Throughout this period, growth was dismal: output per worker has grown at less than 1 per cent a year since 1980. Mexico’s GDP per head (measured at purchasing power parity) was 30 per cent of US levels in 2012, exactly the same as in 1990.
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For those who believe that opening up to trade is a guarantee of rapid growth, this is a sobering tale: the ratio of trade to GDP jumped from 39 per cent in 1990 to 65 per cent in 2011. Exports to the US rose sixfold under Nafta. Yet the economy underperformed.
First, companies remain small and informal because the regulatory and fiscal burdens of becoming large and formal are high. The solution is to lower burdens on formal businesses and raise them on informal ones.
Second, small businesses lack access to credit. At 33 per cent of GDP, outstanding loans are extraordinarily small. They are also expensive. McKinsey argues that “The unmet capital needs of firms with 10 to 250 employees represent 75 per cent of what we estimate to be a $60bn credit gap in Mexico.” The solution must include improvements in property rights, legal processes and, perhaps, targeted guarantees.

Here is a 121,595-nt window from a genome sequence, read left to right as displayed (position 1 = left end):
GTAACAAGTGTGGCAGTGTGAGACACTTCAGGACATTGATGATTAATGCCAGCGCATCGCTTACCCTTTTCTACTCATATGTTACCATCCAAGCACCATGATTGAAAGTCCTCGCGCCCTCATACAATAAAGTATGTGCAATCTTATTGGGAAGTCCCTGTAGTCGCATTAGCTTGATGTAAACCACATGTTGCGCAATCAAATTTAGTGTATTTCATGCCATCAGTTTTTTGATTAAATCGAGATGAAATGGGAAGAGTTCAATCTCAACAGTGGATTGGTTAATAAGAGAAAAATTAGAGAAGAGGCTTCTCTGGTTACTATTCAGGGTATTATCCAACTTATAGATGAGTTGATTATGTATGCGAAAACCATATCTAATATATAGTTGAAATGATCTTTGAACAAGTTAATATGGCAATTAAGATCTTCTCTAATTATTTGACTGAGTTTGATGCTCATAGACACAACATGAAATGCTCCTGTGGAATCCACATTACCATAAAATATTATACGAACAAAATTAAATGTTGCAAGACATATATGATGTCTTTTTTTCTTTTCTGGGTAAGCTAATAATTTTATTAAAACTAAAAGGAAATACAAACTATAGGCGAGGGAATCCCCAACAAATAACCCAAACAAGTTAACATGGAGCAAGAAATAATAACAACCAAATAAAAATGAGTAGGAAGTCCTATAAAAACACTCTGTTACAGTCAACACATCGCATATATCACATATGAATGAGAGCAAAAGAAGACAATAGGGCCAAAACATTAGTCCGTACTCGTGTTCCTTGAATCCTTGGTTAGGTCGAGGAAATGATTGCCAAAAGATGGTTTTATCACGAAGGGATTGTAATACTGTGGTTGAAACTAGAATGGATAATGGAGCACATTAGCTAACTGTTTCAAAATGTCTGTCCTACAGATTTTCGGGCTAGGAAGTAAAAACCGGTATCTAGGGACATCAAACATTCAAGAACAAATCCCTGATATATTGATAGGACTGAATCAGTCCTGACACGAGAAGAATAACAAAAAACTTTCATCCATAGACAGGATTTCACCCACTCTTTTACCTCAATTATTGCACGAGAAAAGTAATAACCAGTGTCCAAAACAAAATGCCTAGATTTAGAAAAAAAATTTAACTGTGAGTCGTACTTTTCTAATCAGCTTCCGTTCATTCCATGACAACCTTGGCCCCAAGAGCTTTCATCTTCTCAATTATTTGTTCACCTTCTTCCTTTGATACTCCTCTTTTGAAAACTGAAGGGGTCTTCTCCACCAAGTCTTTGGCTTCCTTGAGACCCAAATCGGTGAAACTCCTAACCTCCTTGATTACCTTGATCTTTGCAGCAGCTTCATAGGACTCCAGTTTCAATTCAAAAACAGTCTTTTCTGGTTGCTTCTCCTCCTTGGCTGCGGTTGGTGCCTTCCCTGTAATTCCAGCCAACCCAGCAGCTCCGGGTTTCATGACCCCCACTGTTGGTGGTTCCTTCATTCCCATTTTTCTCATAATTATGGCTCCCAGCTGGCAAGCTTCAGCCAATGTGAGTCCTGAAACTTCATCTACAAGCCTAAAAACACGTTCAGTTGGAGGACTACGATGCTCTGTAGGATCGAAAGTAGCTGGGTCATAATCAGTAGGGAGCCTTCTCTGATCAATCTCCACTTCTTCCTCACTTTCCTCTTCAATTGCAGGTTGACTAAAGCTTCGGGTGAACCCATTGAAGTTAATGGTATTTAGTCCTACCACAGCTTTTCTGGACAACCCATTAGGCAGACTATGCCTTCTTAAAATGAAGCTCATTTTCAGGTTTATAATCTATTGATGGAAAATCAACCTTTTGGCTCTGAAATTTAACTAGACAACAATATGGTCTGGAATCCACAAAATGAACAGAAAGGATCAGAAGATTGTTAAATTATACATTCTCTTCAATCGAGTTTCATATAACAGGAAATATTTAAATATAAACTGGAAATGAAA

Third, infrastructure, energy costs, supply of skills and quality of governance leave much to be desired. This affects businesses both big and small but makes it particularly hard for small and midsized companies to prosper. The solutions are to upgrade governance at all levels, and deregulate and enhance competition. Public-private partnerships, including foreign capital, should play a role in the supply of infrastructure.
Only once these businesses are formalised can they hope to obtain credit and other crucial services. China’s soaring wages offer a new opportunity to Mexico’s export-oriented businesses. But exports alone will not transform economic performance. Dynamic and innovative businesses must emerge in all parts of the economy.
Mexico’s past offers a warning; its present offers hope. But it is far from certain that the programme of reforms, albeit necessary, will also be sufficient to generate the much-improved performance the country needs. The further an economy has progressed, the more difficult rapid growth tends to become. That has been true for Mexico for some time. A big part of the answer must be to make the formal sector better and less regulated, and the informal sector better and more regulated.